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To Have Or To Hold
‘Renting Is Not Owning
(Avodah Zara 15a)

 

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A person who had lived in a rental apartment for a number of years managed to find a home a month before the expiration of his lease. He informed the landlord that not only was he moving but he forwent (mechilah) his right to reside there in the remaining month as well. Two weeks later his daughter married and, by a quirk of fate, the couple suddenly had nowhere to live. He remembered his old apartment and asked his old landlord to allow the couple to live there. The landlord responded in the negative claiming that he, the tenant, had already relinquished all his rights to it. Is he right? This question concerns the very core of acquisition by rental.

Two Types Of Property Possession

There are two types of possession. The first is ownership of property, sometimes including all the components of the property and sometimes including only one component, such as a person who buys a date-palm only for its fruit. The second is ownership of monetary rights such as debts, mortgages and the like, which also belong to a person and may be bequeathed.

The difference between ownership of property and monetary rights is expressed in the possibility to forgo one’s rights (mechilah). A person who wants to relinquish ownership of certain property cannot do so with mechilah, whereas a person wishing to forgo a debt, for example, can.

Let us determine the nature of rental. Does the tenant become an owner of property as regards to its use, like a person who buys a tree for its fruit, or is he only renting the property for the “right” to use it without any ownership thereof? If the tenant only has rights to use the house, his rights dissolve as soon as he informs the landlord that he is foregoing his remaining rights.

However, if a tenant acquires ownership of the property for the duration of his lease, then his mechilah is not effective to relinquish ownership, just as a person cannot proclaim mechilah regarding ownership of his home.

In the opinion of many rishonim, this essential doubt forms the basis of our Gemara’s discussion whether tenancy is an acquisition of property ownership for the duration of the tenancy or merely a right of usage for a duration of time. In other words, the question is whether the renter acquires the property for its use or only gets the right to use it. The Gemara concludes a tenant only acquires the right to use the property but does not own it (Kehillos Yaakov 9, referring to Tosafos, Bava Basra 21b, s.v. Vehashta; Ran on Nedarim 46b; and see Kovetz He’aros 53).

However, Ramban (in Kuntres Acharon on Kesubos) and Tosfos Rabeinu Elchanan (on our sugya) believe that according to all opinions, a tenant does acquire ownership of property for its use; the Gemara is merely discussing whether, despite that ownership, the name of the original owner remains on the property (Kehillos Yaakov, ibid.). In other words, the question is whether a tenant acquires property to such an extent that it is not regarded as being the owner’s.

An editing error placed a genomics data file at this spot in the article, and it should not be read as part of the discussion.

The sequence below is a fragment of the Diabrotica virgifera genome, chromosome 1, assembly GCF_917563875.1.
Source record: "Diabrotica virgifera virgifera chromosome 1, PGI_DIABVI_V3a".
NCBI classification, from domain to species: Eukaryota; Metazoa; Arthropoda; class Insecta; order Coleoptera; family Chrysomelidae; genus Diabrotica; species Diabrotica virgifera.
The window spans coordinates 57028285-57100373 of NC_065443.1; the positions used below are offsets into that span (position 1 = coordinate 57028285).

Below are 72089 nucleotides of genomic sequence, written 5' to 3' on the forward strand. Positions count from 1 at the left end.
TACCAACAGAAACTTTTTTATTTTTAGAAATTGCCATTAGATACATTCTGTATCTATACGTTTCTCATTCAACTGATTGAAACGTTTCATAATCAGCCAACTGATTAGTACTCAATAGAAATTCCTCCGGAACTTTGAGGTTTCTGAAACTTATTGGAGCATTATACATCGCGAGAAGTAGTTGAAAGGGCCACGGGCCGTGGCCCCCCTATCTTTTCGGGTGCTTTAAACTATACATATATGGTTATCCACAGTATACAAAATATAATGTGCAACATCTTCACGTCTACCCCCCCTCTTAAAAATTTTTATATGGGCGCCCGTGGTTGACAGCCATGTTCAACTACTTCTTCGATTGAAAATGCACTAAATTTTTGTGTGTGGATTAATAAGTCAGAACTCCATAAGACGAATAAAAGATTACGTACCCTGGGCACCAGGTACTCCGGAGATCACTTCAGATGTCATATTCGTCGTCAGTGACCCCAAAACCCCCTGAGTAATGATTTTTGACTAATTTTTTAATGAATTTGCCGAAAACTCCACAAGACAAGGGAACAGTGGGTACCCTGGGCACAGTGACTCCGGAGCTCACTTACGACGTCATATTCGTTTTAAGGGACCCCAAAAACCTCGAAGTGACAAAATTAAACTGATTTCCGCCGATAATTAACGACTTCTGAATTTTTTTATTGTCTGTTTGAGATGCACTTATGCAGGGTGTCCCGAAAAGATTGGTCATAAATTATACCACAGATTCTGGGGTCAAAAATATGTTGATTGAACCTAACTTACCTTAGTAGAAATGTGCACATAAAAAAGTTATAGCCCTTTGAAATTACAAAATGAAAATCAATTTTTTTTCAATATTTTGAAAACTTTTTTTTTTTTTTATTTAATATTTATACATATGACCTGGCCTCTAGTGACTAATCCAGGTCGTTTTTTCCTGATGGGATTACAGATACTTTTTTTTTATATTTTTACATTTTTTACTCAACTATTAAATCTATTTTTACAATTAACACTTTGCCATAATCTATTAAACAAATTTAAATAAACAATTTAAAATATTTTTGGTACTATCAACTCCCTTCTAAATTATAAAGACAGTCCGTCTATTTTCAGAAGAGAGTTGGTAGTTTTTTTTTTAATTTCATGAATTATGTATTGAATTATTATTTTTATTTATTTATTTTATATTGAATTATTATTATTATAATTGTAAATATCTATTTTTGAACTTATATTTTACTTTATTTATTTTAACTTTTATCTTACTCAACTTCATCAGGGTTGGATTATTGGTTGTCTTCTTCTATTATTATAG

A Tenant Who Pays In Advance Becomes An Owner

Rabbi Elchanan Wasserman writes that according to the Yerushalmi and some rishonim, even if a regular rental only procures rights, a tenant can acquire property for its use if he pays rent before using the property. Since payment was collected in advance for use of the property, we must assume that the landlord and the tenant agreed that the latter acquires the property for its use. The assumption is that the tenant would not pay in advance just for future use (Kovetz He’aros, ibid., and see Kehillos Yaakov, Arachin §5).

A Rental Apartment Destroyed By An Earthquake

If we want to ascertain the halacha concerning this question, we can do so by means of the following case. A tenant paid in advance and during the rental period the apartment was destroyed by an earthquake. Must a landlord return payment for the time the apartment was unusable? The decision depends on the above difference of opinions.

If the tenant is considered the owner of the property regarding its use, he is like someone who bought an apartment which was destroyed a day after its purchase and he can demand nothing from the previous owner (see Kovetz He’aros, ibid., os 3). But if he is paying only for the use of the property, the owner must compensate him.

The Rema (Choshen Mishpat 312:17) rules that, in any case, the landlord must provide the tenant with an alternative dwelling (see ibid. in the Sema).

We see, then, that a tenant is never regarded as the owner, even if he pays in advance. (We emphasize that all the above is according to Kovetz He’aros and Kehilos Yaakov. However, there are other opinions on our sugya. See Chazon Ish, Bava KamMa 23, s.k. 10, and Avi Ezri, Hilchos Sechirus, ch. 6.)

Also, concerning the tenant’s mechilah, there is a broad discussion by the poskim: see Responsa Rivash 510 that the tenant’s mechilah has no effect without a physical act of acquisition. Some acharonim disagree (see a lengthy discussion in Pischei Choshen, Hilchos Sechirus, ch. 4, s.k. 7).

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Rabbi Yaakov Klass is Rav of K’hal Bnei Matisyahu in Flatbush; Torah Editor of The Jewish Press; and Presidium Chairman, Rabbinical Alliance of America/Igud HaRabbonim.